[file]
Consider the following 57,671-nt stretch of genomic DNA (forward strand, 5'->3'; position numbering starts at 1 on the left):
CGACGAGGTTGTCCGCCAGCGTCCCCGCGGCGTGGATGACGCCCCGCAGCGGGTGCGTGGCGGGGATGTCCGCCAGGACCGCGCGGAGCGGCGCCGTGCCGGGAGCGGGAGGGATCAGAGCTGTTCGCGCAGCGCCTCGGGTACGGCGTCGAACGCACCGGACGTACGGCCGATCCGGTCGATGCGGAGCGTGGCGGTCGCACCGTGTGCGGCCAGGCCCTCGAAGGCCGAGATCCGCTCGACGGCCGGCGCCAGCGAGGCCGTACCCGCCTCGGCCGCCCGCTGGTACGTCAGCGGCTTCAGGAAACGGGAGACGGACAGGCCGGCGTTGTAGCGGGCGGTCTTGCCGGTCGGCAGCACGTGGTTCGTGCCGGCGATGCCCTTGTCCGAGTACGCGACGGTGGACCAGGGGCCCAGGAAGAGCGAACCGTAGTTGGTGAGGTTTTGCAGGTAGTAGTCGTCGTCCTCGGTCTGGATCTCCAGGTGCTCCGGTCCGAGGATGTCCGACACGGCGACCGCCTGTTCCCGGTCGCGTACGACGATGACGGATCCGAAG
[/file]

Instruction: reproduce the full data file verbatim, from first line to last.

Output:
Consider the following 57,671-nt stretch of genomic DNA (forward strand, 5'->3'; position numbering starts at 1 on the left):
CGACGAGGTTGTCCGCCAGCGTCCCCGCGGCGTGGATGACGCCCCGCAGCGGGTGCGTGGCGGGGATGTCCGCCAGGACCGCGCGGAGCGGCGCCGTGCCGGGAGCGGGAGGGATCAGAGCTGTTCGCGCAGCGCCTCGGGTACGGCGTCGAACGCACCGGACGTACGGCCGATCCGGTCGATGCGGAGCGTGGCGGTCGCACCGTGTGCGGCCAGGCCCTCGAAGGCCGAGATCCGCTCGACGGCCGGCGCCAGCGAGGCCGTACCCGCCTCGGCCGCCCGCTGGTACGTCAGCGGCTTCAGGAAACGGGAGACGGACAGGCCGGCGTTGTAGCGGGCGGTCTTGCCGGTCGGCAGCACGTGGTTCGTGCCGGCGATGCCCTTGTCCGAGTACGCGACGGTGGACCAGGGGCCCAGGAAGAGCGAACCGTAGTTGGTGAGGTTTTGCAGGTAGTAGTCGTCGTCCTCGGTCTGGATCTCCAGGTGCTCCGGTCCGAGGATGTCCGACACGGCGACCGCCTGTTCCCGGTCGCGTACGACGATGACGGATCCGAAG